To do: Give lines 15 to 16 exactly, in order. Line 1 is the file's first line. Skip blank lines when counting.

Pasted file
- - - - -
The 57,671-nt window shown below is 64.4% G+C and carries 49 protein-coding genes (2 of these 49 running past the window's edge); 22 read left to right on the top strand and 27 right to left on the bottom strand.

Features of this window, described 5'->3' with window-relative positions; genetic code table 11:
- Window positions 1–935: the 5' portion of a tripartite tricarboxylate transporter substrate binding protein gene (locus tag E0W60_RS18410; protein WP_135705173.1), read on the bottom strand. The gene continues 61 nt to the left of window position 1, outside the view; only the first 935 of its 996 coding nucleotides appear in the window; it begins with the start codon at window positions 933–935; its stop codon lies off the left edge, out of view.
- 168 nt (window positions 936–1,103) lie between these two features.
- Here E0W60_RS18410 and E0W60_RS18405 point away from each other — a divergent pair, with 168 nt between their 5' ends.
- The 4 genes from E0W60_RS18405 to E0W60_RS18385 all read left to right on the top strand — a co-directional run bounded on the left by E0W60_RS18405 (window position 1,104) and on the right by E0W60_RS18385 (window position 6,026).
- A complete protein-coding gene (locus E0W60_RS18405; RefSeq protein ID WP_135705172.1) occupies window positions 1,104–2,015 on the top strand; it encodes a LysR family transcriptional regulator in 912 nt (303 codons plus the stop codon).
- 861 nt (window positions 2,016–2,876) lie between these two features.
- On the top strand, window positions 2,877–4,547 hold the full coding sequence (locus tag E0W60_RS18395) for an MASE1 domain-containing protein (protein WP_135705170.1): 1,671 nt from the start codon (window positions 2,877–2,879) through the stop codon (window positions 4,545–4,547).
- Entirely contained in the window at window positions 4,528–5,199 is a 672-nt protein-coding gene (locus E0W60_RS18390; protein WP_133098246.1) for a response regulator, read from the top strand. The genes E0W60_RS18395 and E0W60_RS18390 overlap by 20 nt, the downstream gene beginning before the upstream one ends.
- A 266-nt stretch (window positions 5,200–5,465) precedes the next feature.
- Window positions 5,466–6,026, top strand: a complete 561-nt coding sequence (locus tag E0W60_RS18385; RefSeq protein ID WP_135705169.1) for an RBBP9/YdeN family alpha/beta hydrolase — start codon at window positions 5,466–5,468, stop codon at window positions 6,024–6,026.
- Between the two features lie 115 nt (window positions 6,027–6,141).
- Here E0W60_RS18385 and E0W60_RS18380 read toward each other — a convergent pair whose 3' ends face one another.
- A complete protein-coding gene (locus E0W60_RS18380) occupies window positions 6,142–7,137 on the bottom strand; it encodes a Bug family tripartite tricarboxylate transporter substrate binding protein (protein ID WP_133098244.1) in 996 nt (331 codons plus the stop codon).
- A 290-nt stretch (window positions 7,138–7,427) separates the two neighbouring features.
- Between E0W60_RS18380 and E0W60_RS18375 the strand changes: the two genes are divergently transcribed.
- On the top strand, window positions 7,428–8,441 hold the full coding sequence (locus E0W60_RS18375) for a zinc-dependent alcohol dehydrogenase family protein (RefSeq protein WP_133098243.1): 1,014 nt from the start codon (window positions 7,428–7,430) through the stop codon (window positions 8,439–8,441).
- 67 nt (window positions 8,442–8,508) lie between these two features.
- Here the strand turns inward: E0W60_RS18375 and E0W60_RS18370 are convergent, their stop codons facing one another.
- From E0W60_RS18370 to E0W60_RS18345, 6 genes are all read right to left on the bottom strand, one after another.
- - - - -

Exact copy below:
- A complete protein-coding gene (locus E0W60_RS18380) occupies window positions 6,142–7,137 on the bottom strand; it encodes a Bug family tripartite tricarboxylate transporter substrate binding protein (protein ID WP_133098244.1) in 996 nt (331 codons plus the stop codon).
- A 290-nt stretch (window positions 7,138–7,427) separates the two neighbouring features.